After a trip to the Twin Peaks Herd Management Area and experiencing the thrill of seeing horses in the wild, we realized there may be others who wish to observe unbound Mustangs. So armed with our cameras, binoculars, maps and 4WD we will venture into these wild and rugged places. Within these electronic pages we will share what is out there… Where The Wild Horses Are… living life naturally. Exploring also some of the places they come to be when removed from these management areas.

The posts contain many photos, click on them to enlarge for more clarity, but please do not copy or reproduce without permission. email us. Thank you for visiting and we hope you enjoy the trip!

Friday, April 8, 2011

Release Day

On March 31, 2011 BLM's Eagle Lake Field Office Public Affairs Specialist, Jeff Fontana, announced they would be releasing a small number of horses, mules and a Jack burro back out to the Twin Peaks Herd Management Area on Wendsday April 6th, 2011.

The release included two stallions at Shinn Ranch Road in the Observation South Home Range and two stallions at Horn Ranch in the Observation North Home Range. 11 mules and one burro were released into the North Twin Peaks Home Range at Buffalo Meadows Ranch near Parsnip Springs. Also released were two mare-foal pairs and two additional pregnant mares into the Skedaddle-Dry Valley Home Range near Telephone Springs. All four mares were treated with the fertility control drug PZP while in foal.

"The mare release will achieve the targeted sex ratio of 60 percent stallions and 40 percent mares in the home range," said Ken Collum, manager of the BLM Eagle Lake Field Office. “The stallions have the saddle horse conformation and size that will maintain the characteristics of the Twin Peaks wild herd. The mules and burro are being released because they are over adoption age. The mules will not contribute to population growth.”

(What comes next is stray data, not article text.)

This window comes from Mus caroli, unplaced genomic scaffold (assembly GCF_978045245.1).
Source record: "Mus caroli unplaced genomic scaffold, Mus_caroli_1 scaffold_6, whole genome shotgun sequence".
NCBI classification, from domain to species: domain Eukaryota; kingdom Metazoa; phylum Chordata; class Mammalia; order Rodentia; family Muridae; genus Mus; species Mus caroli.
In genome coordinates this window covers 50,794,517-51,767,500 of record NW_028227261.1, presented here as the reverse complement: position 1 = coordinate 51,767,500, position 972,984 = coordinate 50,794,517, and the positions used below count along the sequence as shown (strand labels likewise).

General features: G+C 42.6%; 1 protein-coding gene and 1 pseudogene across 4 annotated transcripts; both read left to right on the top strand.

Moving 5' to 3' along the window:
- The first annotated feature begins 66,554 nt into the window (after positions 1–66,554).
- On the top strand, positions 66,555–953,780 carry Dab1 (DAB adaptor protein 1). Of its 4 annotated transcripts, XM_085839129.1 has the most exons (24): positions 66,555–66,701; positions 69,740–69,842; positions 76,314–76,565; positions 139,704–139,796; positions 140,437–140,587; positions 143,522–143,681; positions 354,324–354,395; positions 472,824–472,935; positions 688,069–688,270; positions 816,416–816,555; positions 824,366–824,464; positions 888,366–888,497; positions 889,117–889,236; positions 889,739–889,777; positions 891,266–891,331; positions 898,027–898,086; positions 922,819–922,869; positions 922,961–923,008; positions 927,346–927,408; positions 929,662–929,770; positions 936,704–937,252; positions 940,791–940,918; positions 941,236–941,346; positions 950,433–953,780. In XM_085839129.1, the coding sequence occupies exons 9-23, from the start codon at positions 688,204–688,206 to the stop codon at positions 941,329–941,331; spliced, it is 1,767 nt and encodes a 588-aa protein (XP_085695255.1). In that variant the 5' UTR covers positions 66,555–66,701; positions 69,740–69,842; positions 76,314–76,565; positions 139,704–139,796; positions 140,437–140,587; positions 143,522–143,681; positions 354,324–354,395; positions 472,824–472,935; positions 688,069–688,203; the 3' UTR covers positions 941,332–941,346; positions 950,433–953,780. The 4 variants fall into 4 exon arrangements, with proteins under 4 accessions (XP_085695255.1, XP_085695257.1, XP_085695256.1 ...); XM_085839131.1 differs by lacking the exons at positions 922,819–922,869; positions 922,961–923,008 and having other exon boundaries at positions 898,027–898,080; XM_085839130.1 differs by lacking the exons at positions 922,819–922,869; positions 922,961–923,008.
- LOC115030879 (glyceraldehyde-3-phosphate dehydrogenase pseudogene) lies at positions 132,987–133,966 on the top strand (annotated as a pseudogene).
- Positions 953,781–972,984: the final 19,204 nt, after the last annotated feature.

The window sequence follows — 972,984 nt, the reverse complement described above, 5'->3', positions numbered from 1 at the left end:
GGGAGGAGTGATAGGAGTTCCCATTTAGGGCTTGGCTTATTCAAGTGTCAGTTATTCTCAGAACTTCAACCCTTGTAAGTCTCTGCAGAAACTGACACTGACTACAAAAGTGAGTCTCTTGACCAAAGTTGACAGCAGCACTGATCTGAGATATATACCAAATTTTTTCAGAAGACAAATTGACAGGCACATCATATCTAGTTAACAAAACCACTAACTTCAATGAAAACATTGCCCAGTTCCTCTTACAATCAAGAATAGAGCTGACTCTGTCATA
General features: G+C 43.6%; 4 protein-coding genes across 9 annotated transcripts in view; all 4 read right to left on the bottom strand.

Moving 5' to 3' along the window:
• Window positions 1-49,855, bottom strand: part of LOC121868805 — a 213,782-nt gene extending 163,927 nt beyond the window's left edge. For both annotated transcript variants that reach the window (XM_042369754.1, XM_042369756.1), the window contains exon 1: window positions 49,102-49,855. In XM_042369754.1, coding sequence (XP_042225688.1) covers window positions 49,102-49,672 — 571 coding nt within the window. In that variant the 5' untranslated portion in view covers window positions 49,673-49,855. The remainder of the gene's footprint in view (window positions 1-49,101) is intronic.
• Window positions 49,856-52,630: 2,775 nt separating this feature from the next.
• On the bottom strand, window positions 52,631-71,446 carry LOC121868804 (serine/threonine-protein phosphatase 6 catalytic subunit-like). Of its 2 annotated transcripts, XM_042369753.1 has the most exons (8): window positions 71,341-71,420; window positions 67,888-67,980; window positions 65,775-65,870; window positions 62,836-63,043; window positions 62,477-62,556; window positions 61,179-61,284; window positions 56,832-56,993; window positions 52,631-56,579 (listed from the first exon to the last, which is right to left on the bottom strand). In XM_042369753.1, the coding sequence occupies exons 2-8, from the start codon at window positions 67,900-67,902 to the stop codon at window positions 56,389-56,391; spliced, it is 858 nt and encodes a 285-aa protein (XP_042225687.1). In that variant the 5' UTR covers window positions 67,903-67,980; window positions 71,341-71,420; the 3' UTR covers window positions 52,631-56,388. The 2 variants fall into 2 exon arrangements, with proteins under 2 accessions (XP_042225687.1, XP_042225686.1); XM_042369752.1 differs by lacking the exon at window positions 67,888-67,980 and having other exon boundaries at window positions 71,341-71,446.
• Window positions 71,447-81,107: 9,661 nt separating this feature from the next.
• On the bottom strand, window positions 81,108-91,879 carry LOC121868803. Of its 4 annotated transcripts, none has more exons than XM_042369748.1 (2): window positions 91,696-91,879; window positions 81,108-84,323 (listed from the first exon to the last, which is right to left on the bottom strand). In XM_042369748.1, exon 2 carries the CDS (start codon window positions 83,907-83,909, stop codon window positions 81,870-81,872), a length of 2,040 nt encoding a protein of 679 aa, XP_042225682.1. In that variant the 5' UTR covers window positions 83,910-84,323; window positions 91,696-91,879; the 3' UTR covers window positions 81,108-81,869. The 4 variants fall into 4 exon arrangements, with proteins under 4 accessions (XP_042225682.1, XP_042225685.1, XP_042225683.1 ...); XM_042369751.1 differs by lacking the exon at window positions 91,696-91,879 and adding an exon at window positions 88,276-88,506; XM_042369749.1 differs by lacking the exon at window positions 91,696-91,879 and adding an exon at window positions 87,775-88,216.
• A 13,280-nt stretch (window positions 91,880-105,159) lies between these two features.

The BLM removed 1,579 wild horses and 160 wild burros from the Twin Peaks HMA in a roundup conducted last August and September.

According to the BLM a three-day helicopter survey was conducted in October 2010 showing there are now about 790 wild horses and 160 wild burros remaining in the HMA, slightly over the upper limit of the appropriate management level of 448-758 horses and 72-116 burros.

An independent areal survey shows numbers far lower.

We made the trip to Litchfield arriving at 8:15 AM  in time to watch the trailer loading. First the mules and burro, then the 4 mares and 2 foals, and finally the 4 stallions.

Loading trailers.
We had to stay outside the perimeter fencing.
The Stallions. More pics of them here.
The Paint mares headed down the ally toward the waiting trailer.
The Dun mare watches.
Dun and Buckskin mares with their foals coming down the ally.
Mares and foals loaded, wranglers checking everything over.
One crew member stated the safety of the foals was his highest concern.
Ready to roll
The Mollie Mules. These eyes belong to her.
Leaving the corrals!

4 trailers, loaded with the lucky ones who were returned to their home land, each headed in a different direction.
We chose to follow along with the mares and foals.

The road into the Skedaddle Range.
The gate comes open and the Dun mare was first to emerge from the trailer.

Closely followed by the Buckskin and both foals.
Seen the day she was captured at Shinn 1 trap site in the Observation North Home Range,
here, here and here
(Note- in the last photo here the young smaller buckskin mare, on the right side of photo,
perished at the corrals on 1/21/2011, she was only three years old.)
They pause looking back for the others who were calling to them from inside the trailer.
Her son that was with her the day of capture... seen here and here

Then out come the Paint mares eager to catch up.

Leaping the sage brush.

With the Buckskin mare leading they made their way up the hill.

They have already stopped to nibble the new spring grasses.
The last glimpse of the baby as they moved to the other side of the hill.
One last look back.

Plentiful new spring growth.

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